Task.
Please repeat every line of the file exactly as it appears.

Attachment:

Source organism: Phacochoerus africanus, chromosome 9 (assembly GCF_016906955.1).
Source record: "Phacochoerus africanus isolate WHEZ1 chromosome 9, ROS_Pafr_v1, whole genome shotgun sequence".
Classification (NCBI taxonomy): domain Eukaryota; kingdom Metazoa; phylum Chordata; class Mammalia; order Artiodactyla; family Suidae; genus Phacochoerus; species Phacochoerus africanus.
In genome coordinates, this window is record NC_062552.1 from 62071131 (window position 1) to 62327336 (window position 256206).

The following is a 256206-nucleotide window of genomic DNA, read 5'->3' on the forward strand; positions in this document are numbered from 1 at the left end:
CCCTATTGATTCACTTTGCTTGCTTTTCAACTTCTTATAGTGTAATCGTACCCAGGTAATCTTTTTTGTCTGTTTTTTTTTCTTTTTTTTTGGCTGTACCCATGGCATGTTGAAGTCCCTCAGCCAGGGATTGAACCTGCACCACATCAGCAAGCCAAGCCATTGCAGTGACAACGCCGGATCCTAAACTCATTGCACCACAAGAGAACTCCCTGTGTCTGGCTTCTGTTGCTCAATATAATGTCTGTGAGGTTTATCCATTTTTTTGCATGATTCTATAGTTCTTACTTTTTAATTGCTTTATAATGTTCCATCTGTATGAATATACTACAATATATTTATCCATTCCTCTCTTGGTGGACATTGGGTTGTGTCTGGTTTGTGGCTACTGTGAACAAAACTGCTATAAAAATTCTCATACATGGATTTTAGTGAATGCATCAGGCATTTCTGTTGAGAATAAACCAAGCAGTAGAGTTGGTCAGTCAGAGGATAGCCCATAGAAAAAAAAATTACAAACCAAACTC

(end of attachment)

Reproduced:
Source organism: Phacochoerus africanus, chromosome 9 (assembly GCF_016906955.1).
Source record: "Phacochoerus africanus isolate WHEZ1 chromosome 9, ROS_Pafr_v1, whole genome shotgun sequence".
Classification (NCBI taxonomy): domain Eukaryota; kingdom Metazoa; phylum Chordata; class Mammalia; order Artiodactyla; family Suidae; genus Phacochoerus; species Phacochoerus africanus.
In genome coordinates, this window is record NC_062552.1 from 62071131 (window position 1) to 62327336 (window position 256206).

The following is a 256206-nucleotide window of genomic DNA, read 5'->3' on the forward strand; positions in this document are numbered from 1 at the left end:
CCCTATTGATTCACTTTGCTTGCTTTTCAACTTCTTATAGTGTAATCGTACCCAGGTAATCTTTTTTGTCTGTTTTTTTTTCTTTTTTTTTGGCTGTACCCATGGCATGTTGAAGTCCCTCAGCCAGGGATTGAACCTGCACCACATCAGCAAGCCAAGCCATTGCAGTGACAACGCCGGATCCTAAACTCATTGCACCACAAGAGAACTCCCTGTGTCTGGCTTCTGTTGCTCAATATAATGTCTGTGAGGTTTATCCATTTTTTTGCATGATTCTATAGTTCTTACTTTTTAATTGCTTTATAATGTTCCATCTGTATGAATATACTACAATATATTTATCCATTCCTCTCTTGGTGGACATTGGGTTGTGTCTGGTTTGTGGCTACTGTGAACAAAACTGCTATAAAAATTCTCATACATGGATTTTAGTGAATGCATCAGGCATTTCTGTTGAGAATAAACCAAGCAGTAGAGTTGGTCAGTCAGAGGATAGCCCATAGAAAAAAAAATTACAAACCAAACTC